When we think about the Renaissance, we think of a great flowering in artistic creativity and intellectual innovation; we think about the beautiful paintings and sculptures of Michelangelo, the astute discoveries of Copernicus, the timeless plays of Shakespeare.

Ironically though, this great creative flowering was spurred by men who were educated under a system that, by our modern lights, can seem rather rigid and rote. 

My guest today unpacks this seeming paradox. His name is Scott Newstok, and he’s a professor of English and the author of How to Think Like Shakespeare: Lessons From a Renaissance Education, in which he uses the Bard as a jumping off point to explore broader insights into matters of the mind. We begin our conversation with the ways Scott thinks our modern educational system is lacking, and how students’ approach to learning has changed over the years. We then discuss how the Renaissance model of education, with its emphasis on language and verbal fluency, provides possibilities for strengthening our reading, writing, speaking, and thinking skills and making their refinement a lifelong habit. We delve into how artists and thinkers in the Renaissance thought about originality differently than we do, and how they believed that imitating and even copying the work of others can actually help you find your own voice. And we discuss how Shakepeare’s sonnets demonstrate the way in which constraints can counterintuitively enable creativity. We end our conversation with how you can incorporate Renaissance thinking into your day to day life.

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Show Highlights

How does our modern education system compare to what Shakespeare received? Where does it fall short?How have students changed over the last couple decades?The power of language (and learning a second language!) What is “Shakespearean” thought?The craft of thinking and writing (and how it’s evident in Shakespeare’s plays) What does originality really mean?How can the Great Conversation contribute to your education?The lowdown on Shakespeare’s sonnets How constraints can contribute to your success and creativity How can adults get back some of the life of the mind?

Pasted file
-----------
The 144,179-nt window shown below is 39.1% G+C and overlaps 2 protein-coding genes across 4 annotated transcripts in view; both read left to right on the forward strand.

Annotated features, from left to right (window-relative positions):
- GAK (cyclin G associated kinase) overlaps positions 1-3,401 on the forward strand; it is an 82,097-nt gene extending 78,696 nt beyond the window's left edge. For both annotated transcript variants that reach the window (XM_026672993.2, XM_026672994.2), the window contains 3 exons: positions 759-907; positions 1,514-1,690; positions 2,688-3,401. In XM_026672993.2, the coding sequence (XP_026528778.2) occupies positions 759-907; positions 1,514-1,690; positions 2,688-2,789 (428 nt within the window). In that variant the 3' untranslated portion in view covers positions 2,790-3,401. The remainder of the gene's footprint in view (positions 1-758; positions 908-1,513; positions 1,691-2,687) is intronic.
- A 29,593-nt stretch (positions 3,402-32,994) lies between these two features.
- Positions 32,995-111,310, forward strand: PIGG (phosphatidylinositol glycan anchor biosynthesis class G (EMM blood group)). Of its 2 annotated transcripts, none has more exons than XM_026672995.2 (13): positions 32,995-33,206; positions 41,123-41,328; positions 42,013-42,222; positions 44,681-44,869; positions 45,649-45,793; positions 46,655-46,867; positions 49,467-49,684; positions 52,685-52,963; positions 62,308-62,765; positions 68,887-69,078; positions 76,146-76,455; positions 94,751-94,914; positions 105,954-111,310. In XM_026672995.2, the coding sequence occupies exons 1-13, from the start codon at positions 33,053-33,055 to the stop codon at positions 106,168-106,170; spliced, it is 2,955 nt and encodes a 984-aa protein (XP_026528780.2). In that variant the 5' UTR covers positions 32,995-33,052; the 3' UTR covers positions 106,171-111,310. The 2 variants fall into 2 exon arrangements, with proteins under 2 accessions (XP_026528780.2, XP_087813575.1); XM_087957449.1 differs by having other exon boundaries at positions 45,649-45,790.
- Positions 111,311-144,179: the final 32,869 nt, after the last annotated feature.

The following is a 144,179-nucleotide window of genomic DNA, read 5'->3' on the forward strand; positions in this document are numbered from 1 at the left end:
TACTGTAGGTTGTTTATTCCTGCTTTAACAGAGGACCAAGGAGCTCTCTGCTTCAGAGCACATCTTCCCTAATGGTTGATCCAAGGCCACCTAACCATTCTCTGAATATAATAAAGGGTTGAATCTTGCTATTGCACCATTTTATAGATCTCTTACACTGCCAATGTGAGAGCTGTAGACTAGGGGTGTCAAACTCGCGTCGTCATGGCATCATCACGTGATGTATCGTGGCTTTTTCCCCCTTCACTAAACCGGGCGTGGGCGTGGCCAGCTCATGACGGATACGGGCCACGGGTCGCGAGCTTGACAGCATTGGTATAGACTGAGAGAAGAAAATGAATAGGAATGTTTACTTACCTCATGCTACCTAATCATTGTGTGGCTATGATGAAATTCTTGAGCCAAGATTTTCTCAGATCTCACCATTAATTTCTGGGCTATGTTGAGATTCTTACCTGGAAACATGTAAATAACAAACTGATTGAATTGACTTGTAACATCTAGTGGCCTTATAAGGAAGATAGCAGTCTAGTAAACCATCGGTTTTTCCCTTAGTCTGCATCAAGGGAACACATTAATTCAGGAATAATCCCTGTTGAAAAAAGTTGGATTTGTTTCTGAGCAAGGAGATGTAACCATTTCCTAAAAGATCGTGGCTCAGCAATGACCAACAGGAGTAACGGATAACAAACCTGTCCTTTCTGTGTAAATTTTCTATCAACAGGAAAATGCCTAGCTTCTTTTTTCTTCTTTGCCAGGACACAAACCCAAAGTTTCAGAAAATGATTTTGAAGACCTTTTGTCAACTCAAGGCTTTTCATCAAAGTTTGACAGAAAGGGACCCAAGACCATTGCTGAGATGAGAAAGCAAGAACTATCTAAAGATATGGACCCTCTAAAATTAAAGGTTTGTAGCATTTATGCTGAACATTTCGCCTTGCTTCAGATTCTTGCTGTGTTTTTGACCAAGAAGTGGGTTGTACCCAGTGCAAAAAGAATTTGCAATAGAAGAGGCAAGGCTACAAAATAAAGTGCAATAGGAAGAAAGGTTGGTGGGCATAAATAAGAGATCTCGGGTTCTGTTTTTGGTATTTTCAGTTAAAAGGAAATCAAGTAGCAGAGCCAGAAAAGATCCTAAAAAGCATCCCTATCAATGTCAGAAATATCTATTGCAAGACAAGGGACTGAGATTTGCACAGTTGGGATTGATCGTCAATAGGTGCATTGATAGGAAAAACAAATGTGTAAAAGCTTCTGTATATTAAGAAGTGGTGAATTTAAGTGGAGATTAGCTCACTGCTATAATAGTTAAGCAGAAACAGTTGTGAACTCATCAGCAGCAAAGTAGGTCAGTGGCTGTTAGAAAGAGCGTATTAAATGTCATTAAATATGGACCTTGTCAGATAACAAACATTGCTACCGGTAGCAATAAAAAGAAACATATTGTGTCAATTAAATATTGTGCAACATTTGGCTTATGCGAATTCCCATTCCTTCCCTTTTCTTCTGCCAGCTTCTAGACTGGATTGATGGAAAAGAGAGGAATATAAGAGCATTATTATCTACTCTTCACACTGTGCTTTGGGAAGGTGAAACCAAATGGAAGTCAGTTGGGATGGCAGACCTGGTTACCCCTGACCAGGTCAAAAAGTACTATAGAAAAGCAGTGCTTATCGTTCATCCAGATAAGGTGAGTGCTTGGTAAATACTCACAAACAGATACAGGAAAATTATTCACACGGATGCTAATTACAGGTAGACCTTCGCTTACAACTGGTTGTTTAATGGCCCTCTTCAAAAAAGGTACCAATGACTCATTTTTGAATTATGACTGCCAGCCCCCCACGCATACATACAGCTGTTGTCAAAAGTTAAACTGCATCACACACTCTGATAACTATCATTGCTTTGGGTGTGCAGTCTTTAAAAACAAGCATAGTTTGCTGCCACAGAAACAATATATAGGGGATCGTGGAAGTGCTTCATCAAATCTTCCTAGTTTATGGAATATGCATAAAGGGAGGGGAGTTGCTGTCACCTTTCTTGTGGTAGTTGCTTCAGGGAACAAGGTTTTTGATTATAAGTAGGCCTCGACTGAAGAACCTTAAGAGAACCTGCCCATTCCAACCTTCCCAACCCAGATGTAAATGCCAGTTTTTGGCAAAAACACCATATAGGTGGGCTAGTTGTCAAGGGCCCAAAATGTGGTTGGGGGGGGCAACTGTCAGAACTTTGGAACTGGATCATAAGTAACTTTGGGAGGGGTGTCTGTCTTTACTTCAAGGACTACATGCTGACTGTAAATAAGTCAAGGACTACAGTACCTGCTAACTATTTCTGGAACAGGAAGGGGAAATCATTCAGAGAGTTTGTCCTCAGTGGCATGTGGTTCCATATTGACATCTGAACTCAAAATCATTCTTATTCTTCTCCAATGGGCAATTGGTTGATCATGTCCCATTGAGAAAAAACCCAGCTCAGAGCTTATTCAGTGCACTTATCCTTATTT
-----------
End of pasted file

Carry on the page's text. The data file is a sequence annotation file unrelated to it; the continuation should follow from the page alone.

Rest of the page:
Resources/Articles/People Mentioned in Podcast

The Surprising Power of a “Useless” Liberal Arts EducationIs College for Everyone?How to Learn Another LanguageWhy You Should Learn the Lost Art of RhetoricAoM series on honorBecoming an Individual in an Age of DistractionShakespeare: who put those thoughts in his head?Was Shakespeare Educated?The Benjamin Franklin Method: How to (Actually) Be a Better WriterWant to Become a Better Writer? Copy the Work of Others! Shakespeare’s OriginalitySeneca on Combinatorial CreativityFolger Shakespeare LibraryHow to Achieve Creative SuccessHow to Be a Creative Genius Like da VinciShakespeare’s sourcesThe Usefulness of Useless KnowledgeThe Best Books on Shakespeare’s SonnetsWe Would All Do Well To Think More Like ShakespeareThe Hidden Pleasures of Learning for Its Own SakeLiterature as Equipment for LivingWhy You Need to Join the Great Conversation Restraints vs. ConstraintsThe Pleasure of LimitsOn the Joys and Travails of ThinkingLibraries of Famous Men series


Connect With Scott

Scott’s website

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